New Column up at Real Money (02/9/05)



My latest column, "Rosy Jobs Rate Has Thorny Underside is up at RM. It is loosely based upon Unemployment Rate: Worse than it Appears from earlier this week.

Here’s an excerpt:

"But Mr. Greenspan’s augmented unemployment rate is hardly the broadest measure
of unemployed personnel in the country. For that, we need to go to U-6, found at
the Bureau of Labor
Statistics’ Table A-12
, which is the BLS’ "alternative measures of labor
underutilization." It is the fullest measure of unemployed persons, and it
includes those people who have been looking for a job, but unable to secure one
— plus all "marginally attached workers," plus the total "employed part time
for economic reasons."

The BLS defines "marginally attached workers" as "persons who currently are
neither working nor looking for work but indicate that they want and are
available for a job and have looked for work sometime in the recent past." This
group includes the so-called "discouraged workers," a subset of the marginally
attached. They are defined as having given a "job-market related reason for not
currently looking for a job" (i.e., can’t find a job, despite looking for one,
and then giving up). Last, the BLS defines "persons employed part time for
economic reasons" as "those who want and are available for full-time work but
have had to settle for a part-time schedule."

What is the U-6 measure of unemployment? As of Friday, using January 2005
data, it is 10.2%.

That’s a pretty grim statistic . . ."


Rosy Jobs Rate Has Thorny Underside
2/9/2005 9:30 AM EST

What's been said:

Discussions found on the web:
  1. Dave S. commented on Feb 11

    “That’s a pretty grim statistic . . .”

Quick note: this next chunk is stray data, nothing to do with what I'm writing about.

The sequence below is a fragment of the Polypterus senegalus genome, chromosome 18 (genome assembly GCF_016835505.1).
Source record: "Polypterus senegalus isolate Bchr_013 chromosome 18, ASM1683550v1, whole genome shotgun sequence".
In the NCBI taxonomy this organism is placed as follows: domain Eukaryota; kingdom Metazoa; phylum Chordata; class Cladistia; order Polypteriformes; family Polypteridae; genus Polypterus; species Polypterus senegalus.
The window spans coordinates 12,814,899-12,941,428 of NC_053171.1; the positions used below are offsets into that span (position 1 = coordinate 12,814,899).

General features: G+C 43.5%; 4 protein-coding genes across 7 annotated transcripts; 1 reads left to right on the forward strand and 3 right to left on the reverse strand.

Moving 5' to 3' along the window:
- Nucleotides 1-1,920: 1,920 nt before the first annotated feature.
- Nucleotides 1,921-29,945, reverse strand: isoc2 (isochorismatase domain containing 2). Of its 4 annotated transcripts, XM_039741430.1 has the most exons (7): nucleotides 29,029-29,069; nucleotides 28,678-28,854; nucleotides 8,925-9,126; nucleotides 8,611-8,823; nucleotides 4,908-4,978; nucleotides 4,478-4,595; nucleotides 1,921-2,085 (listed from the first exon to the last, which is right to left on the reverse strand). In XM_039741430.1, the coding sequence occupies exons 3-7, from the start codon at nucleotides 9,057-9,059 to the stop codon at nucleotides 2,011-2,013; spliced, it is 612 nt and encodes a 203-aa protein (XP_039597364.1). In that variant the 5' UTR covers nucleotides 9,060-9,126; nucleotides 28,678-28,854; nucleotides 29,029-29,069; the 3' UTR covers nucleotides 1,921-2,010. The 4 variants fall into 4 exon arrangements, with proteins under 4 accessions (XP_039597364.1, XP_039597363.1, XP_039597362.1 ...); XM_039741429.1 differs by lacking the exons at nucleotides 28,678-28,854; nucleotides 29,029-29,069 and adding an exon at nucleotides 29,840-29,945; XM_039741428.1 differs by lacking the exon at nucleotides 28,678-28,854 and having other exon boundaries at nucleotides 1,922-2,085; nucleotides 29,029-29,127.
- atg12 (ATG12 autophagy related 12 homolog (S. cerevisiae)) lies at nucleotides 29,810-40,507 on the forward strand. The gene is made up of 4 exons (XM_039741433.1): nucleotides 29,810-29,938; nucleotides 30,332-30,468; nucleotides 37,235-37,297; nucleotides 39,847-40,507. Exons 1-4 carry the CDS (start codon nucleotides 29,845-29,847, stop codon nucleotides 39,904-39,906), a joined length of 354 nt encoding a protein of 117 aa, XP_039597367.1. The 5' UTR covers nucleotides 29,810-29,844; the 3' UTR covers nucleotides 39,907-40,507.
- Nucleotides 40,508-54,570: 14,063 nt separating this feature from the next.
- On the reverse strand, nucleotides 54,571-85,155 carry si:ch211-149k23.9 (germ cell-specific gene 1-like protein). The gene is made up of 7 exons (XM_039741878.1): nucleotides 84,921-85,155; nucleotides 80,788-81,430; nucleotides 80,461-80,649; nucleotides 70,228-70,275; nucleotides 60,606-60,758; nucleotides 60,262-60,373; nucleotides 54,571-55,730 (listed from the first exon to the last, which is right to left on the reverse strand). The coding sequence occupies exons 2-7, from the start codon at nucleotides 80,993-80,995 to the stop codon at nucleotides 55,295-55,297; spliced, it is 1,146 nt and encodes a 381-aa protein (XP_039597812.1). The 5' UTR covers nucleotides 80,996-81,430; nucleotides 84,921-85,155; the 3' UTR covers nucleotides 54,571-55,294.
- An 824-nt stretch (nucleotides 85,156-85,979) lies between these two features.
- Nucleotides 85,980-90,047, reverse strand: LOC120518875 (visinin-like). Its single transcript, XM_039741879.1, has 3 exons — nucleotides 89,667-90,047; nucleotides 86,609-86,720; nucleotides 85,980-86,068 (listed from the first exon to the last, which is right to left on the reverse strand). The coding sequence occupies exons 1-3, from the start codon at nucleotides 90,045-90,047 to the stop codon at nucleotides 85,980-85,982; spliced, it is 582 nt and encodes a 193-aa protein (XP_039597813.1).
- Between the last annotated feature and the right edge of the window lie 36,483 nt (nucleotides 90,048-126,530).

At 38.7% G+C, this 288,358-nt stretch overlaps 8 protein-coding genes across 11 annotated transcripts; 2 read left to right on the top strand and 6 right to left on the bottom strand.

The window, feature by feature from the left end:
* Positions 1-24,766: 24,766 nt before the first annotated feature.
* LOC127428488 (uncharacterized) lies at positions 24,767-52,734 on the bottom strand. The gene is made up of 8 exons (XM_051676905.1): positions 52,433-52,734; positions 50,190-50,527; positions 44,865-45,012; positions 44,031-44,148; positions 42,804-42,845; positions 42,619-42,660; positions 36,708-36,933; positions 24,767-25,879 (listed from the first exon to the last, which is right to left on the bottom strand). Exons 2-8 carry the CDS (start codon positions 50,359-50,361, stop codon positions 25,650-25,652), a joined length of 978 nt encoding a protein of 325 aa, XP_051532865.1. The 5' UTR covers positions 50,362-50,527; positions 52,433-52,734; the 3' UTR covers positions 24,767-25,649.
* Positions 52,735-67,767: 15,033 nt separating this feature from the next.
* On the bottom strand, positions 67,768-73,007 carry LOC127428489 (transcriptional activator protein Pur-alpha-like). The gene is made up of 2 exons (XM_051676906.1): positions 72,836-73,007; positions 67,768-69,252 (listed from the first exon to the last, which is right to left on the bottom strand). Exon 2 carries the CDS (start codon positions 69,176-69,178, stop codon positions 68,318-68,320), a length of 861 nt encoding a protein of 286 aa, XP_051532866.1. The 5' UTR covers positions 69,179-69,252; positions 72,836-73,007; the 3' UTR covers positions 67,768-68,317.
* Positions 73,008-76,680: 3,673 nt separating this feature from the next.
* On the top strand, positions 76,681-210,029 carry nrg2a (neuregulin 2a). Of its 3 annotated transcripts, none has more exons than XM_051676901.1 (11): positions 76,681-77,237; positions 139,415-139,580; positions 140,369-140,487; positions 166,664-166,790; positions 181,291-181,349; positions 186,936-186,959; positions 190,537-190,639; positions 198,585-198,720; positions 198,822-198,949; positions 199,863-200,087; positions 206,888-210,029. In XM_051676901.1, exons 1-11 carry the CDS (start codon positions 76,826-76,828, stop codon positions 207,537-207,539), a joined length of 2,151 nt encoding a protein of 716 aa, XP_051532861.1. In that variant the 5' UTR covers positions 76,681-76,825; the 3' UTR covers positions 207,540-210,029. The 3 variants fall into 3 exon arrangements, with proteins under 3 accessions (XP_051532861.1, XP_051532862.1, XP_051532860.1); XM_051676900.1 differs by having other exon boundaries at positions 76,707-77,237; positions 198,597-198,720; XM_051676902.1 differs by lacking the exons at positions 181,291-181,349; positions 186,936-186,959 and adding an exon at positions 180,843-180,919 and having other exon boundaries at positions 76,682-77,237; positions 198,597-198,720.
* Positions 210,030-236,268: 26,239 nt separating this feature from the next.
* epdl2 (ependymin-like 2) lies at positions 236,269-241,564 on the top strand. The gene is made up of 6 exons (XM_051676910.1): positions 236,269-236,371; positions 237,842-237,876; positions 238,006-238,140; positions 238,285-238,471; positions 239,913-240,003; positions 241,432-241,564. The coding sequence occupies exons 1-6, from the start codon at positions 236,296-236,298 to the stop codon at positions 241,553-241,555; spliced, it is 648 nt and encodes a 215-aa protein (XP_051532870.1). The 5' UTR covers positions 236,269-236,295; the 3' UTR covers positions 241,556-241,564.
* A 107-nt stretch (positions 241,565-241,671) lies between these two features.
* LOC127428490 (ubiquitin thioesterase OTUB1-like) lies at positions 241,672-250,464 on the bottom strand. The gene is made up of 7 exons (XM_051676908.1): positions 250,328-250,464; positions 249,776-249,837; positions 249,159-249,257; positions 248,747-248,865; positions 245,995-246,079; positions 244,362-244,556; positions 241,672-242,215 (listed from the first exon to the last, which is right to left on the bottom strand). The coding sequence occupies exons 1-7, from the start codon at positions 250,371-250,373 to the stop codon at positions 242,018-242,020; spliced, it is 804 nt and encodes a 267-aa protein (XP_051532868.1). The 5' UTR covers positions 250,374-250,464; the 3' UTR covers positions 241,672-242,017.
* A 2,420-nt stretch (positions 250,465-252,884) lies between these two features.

But it’s always been a grim statistic. What was it in Jan. of 1997, the start of Clinton’s second term 10.4 (not seasonally adjusted like the 10.2).

    What was the average difference between the reported unemployment rate and the U-6 during Clinton’s last 6 years 1995-2000: 3.73

    What was during Bush’s first term? 3.86

    Is that significant?

  2. Barry Ritholtz commented on Feb 12

    Excellent point! But let’s see how that impacts the markets and investors.

    Generally speaking, most economists are describing the economy as healthy, good, improving. The public hears this, and hears the low unemployment rate. That gives them confidence, and they invest in the market.

    If it turns out the most widely reported data is misleading in some way, that sets up what I like to call a variant perception: Something YOU and I may know, but the bulk of the investing public does not. For example, there might have been a narrow difference between the unemployment rate and the U6 rate over the past few years — a 6.5% UR and a 9.5% U-6 is 3 points, and about 50% variance.

    Today, its 5.2% vs 10.4% — thats a 100% difference. If we can undestandd this and its economic repurcussions, while most do not — that’s a competitive edge within the market.

    Understanding this, while the crowd does not, is money. Eventually, this info will work its way
    into the public consciousness. But I believe markets are not nearly as efficeint as mosttheorists do.

    For more on this, see The kinda-eventually-sorta-mostly-almost Efficient Market Theory

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